A miracle occurred after the largest group of Christian prisoners had prayed for rain in August 1864.  Prison population now had topped 33,000, and 3000 were dying monthly from disease.  That’s roughly 100 deaths per day.  The believers vowed that they wouldn’t stop praying until the rain came.  They prayed most of the day.  Later in the day, clouds formed above the camp.  Lightning flashed and struck near the camp.  With so many people crowded together, the first miracle was that no one was struck.  The bolt struck the earth on a hill just outside the outer wall, near where the stream entered the compound.  Fresh water erupted from the hole and flowed freely into the camp under the timbers, rushing downhill until it took out the wall and washed out the polluted stream.   It cleaned out the swamp completely.  One prisoner remarked, “When the almighty cleans house he puts housekeepers to shame.”  Men crowded around the fresh water pouring in, gulping in water and praising heaven.  This spring remained active for the remainder of the war, providing a small amount of fresh water to the prisoners.  They named it ‘Providence Spring.’  It may have been what kept David Earley alive.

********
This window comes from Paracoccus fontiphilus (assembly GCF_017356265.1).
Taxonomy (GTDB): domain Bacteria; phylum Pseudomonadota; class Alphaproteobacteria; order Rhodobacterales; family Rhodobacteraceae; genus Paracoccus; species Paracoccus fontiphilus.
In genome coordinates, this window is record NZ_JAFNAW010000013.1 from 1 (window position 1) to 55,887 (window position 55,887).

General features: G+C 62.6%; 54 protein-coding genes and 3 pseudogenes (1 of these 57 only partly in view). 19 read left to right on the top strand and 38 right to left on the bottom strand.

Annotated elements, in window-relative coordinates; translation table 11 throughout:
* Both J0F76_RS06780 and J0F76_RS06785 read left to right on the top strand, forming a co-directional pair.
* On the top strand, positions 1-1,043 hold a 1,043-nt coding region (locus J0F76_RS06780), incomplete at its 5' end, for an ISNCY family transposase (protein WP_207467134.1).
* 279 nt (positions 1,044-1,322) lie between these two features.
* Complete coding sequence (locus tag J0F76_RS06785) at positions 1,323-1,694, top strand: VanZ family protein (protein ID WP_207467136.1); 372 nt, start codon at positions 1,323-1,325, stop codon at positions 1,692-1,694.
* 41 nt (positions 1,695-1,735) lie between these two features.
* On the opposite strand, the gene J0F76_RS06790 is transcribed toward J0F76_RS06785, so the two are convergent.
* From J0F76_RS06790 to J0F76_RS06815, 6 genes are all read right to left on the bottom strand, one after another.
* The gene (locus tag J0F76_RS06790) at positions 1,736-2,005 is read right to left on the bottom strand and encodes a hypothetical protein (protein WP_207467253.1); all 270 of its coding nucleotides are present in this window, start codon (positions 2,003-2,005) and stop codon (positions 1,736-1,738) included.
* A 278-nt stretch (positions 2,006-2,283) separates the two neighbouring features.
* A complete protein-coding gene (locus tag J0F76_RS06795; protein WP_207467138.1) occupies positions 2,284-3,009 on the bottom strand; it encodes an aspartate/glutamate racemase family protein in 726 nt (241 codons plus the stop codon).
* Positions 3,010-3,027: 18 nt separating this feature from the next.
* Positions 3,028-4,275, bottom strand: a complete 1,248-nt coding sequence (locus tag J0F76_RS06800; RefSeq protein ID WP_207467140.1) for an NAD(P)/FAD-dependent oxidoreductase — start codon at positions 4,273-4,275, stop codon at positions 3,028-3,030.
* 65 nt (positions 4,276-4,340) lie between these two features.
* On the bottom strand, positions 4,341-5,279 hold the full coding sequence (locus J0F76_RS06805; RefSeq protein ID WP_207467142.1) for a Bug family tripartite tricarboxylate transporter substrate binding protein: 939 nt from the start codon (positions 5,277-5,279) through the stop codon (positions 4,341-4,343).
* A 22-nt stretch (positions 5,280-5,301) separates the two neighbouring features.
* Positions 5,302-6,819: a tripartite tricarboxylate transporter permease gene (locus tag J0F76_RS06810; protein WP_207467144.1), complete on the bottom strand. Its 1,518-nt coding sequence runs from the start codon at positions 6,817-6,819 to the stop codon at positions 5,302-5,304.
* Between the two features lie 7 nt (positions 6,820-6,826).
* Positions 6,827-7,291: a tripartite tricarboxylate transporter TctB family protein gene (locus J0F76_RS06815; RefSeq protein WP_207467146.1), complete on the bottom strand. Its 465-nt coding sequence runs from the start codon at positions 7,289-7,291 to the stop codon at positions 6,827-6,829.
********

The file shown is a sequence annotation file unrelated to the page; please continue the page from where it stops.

Near the end of 1864, most of the prisoners were moved to a new facility at Millen, Georgia when Sherman was marching toward Savannah.  Those too weak to be moved stayed.  Conditions eased at Andersonville as the population decreased.  When David could travel, he was moved to NE Ferry near Wilmington, North Carolina, where he was paroled on February 26, 1865.  He spent the next several months in hospitals in Maryland before he was sent to a hospital in Ohio.  He weighed just 63 pounds!   At 5’ 3” tall, he would have looked like a walking skeleton.  He was discharged from service there in Camp Chase, Ohio in July of 1865, and sent home to his family in Constantine, Michigan.